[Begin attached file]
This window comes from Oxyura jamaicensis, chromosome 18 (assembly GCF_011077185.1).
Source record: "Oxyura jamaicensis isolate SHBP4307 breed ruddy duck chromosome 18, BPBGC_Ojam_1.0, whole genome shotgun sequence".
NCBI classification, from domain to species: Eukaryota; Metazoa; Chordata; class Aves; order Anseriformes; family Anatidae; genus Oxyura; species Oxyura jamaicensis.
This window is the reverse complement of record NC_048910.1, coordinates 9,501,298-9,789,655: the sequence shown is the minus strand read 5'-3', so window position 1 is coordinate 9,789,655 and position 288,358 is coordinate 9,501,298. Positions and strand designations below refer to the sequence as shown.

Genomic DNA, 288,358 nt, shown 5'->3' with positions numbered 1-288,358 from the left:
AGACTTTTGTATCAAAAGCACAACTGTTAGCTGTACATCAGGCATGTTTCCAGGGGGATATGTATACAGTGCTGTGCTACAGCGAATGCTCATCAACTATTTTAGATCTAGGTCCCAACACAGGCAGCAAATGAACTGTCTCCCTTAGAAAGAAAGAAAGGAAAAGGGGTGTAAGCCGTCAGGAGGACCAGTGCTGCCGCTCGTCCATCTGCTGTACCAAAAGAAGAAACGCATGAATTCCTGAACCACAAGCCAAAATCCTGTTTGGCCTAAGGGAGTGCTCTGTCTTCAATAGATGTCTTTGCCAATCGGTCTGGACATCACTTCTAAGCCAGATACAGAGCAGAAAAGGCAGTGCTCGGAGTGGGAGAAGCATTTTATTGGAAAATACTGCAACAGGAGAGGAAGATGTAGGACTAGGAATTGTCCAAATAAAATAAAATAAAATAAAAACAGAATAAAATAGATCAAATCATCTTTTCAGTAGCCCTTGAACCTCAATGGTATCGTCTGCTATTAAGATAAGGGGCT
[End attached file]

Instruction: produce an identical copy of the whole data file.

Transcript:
This window comes from Oxyura jamaicensis, chromosome 18 (assembly GCF_011077185.1).
Source record: "Oxyura jamaicensis isolate SHBP4307 breed ruddy duck chromosome 18, BPBGC_Ojam_1.0, whole genome shotgun sequence".
NCBI classification, from domain to species: Eukaryota; Metazoa; Chordata; class Aves; order Anseriformes; family Anatidae; genus Oxyura; species Oxyura jamaicensis.
This window is the reverse complement of record NC_048910.1, coordinates 9,501,298-9,789,655: the sequence shown is the minus strand read 5'-3', so window position 1 is coordinate 9,789,655 and position 288,358 is coordinate 9,501,298. Positions and strand designations below refer to the sequence as shown.

Genomic DNA, 288,358 nt, shown 5'->3' with positions numbered 1-288,358 from the left:
AGACTTTTGTATCAAAAGCACAACTGTTAGCTGTACATCAGGCATGTTTCCAGGGGGATATGTATACAGTGCTGTGCTACAGCGAATGCTCATCAACTATTTTAGATCTAGGTCCCAACACAGGCAGCAAATGAACTGTCTCCCTTAGAAAGAAAGAAAGGAAAAGGGGTGTAAGCCGTCAGGAGGACCAGTGCTGCCGCTCGTCCATCTGCTGTACCAAAAGAAGAAACGCATGAATTCCTGAACCACAAGCCAAAATCCTGTTTGGCCTAAGGGAGTGCTCTGTCTTCAATAGATGTCTTTGCCAATCGGTCTGGACATCACTTCTAAGCCAGATACAGAGCAGAAAAGGCAGTGCTCGGAGTGGGAGAAGCATTTTATTGGAAAATACTGCAACAGGAGAGGAAGATGTAGGACTAGGAATTGTCCAAATAAAATAAAATAAAATAAAAACAGAATAAAATAGATCAAATCATCTTTTCAGTAGCCCTTGAACCTCAATGGTATCGTCTGCTATTAAGATAAGGGGCT